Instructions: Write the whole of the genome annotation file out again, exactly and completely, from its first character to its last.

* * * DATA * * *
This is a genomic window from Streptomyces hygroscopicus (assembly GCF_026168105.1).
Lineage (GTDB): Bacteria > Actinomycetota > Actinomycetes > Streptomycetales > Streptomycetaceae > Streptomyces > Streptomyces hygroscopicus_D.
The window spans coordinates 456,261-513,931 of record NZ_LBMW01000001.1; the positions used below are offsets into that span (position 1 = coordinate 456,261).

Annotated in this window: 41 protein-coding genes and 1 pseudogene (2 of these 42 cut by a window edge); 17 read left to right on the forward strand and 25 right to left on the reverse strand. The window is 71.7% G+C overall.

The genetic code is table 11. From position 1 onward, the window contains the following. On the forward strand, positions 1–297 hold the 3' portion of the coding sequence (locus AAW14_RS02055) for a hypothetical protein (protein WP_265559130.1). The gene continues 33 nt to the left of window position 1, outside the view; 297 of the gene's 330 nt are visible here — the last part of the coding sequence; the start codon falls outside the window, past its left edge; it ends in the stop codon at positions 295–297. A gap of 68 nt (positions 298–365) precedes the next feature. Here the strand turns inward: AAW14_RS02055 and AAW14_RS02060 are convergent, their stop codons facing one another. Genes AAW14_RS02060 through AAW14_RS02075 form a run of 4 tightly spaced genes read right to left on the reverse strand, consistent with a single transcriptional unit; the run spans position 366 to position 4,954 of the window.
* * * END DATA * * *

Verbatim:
This is a genomic window from Streptomyces hygroscopicus (assembly GCF_026168105.1).
Lineage (GTDB): Bacteria > Actinomycetota > Actinomycetes > Streptomycetales > Streptomycetaceae > Streptomyces > Streptomyces hygroscopicus_D.
The window spans coordinates 456,261-513,931 of record NZ_LBMW01000001.1; the positions used below are offsets into that span (position 1 = coordinate 456,261).

Annotated in this window: 41 protein-coding genes and 1 pseudogene (2 of these 42 cut by a window edge); 17 read left to right on the forward strand and 25 right to left on the reverse strand. The window is 71.7% G+C overall.

The genetic code is table 11. From position 1 onward, the window contains the following. On the forward strand, positions 1–297 hold the 3' portion of the coding sequence (locus AAW14_RS02055) for a hypothetical protein (protein WP_265559130.1). The gene continues 33 nt to the left of window position 1, outside the view; 297 of the gene's 330 nt are visible here — the last part of the coding sequence; the start codon falls outside the window, past its left edge; it ends in the stop codon at positions 295–297. A gap of 68 nt (positions 298–365) precedes the next feature. Here the strand turns inward: AAW14_RS02055 and AAW14_RS02060 are convergent, their stop codons facing one another. Genes AAW14_RS02060 through AAW14_RS02075 form a run of 4 tightly spaced genes read right to left on the reverse strand, consistent with a single transcriptional unit; the run spans position 366 to position 4,954 of the window.